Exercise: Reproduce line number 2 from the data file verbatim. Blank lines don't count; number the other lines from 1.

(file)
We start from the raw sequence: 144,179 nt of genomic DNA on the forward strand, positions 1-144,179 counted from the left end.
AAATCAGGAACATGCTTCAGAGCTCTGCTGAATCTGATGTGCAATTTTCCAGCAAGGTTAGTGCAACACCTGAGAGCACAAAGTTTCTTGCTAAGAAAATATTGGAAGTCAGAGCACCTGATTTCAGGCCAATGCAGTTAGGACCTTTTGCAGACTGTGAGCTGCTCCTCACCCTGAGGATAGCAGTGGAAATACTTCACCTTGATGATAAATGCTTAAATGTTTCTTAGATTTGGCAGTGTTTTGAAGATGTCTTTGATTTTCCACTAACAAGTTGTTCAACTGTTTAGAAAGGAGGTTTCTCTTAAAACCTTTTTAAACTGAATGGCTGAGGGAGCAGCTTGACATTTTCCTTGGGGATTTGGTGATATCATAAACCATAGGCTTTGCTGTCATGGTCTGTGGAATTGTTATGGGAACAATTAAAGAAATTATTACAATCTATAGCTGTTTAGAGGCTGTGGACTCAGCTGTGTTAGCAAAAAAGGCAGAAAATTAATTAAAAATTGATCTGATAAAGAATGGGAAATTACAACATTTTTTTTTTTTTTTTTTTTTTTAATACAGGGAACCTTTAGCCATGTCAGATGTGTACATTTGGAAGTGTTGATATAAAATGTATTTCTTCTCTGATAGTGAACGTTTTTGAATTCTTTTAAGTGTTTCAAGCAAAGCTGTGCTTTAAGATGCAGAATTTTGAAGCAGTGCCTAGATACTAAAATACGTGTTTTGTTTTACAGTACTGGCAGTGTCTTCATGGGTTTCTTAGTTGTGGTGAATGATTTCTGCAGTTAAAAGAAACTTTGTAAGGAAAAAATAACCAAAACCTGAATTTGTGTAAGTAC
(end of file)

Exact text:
AAATCAGGAACATGCTTCAGAGCTCTGCTGAATCTGATGTGCAATTTTCCAGCAAGGTTAGTGCAACACCTGAGAGCACAAAGTTTCTTGCTAAGAAAATATTGGAAGTCAGAGCACCTGATTTCAGGCCAATGCAGTTAGGACCTTTTGCAGACTGTGAGCTGCTCCTCACCCTGAGGATAGCAGTGGAAATACTTCACCTTGATGATAAATGCTTAAATGTTTCTTAGATTTGGCAGTGTTTTGAAGATGTCTTTGATTTTCCACTAACAAGTTGTTCAACTGTTTAGAAAGGAGGTTTCTCTTAAAACCTTTTTAAACTGAATGGCTGAGGGAGCAGCTTGACATTTTCCTTGGGGATTTGGTGATATCATAAACCATAGGCTTTGCTGTCATGGTCTGTGGAATTGTTATGGGAACAATTAAAGAAATTATTACAATCTATAGCTGTTTAGAGGCTGTGGACTCAGCTGTGTTAGCAAAAAAGGCAGAAAATTAATTAAAAATTGATCTGATAAAGAATGGGAAATTACAACATTTTTTTTTTTTTTTTTTTTTTTAATACAGGGAACCTTTAGCCATGTCAGATGTGTACATTTGGAAGTGTTGATATAAAATGTATTTCTTCTCTGATAGTGAACGTTTTTGAATTCTTTTAAGTGTTTCAAGCAAAGCTGTGCTTTAAGATGCAGAATTTTGAAGCAGTGCCTAGATACTAAAATACGTGTTTTGTTTTACAGTACTGGCAGTGTCTTCATGGGTTTCTTAGTTGTGGTGAATGATTTCTGCAGTTAAAAGAAACTTTGTAAGGAAAAAATAACCAAAACCTGAATTTGTGTAAGTAC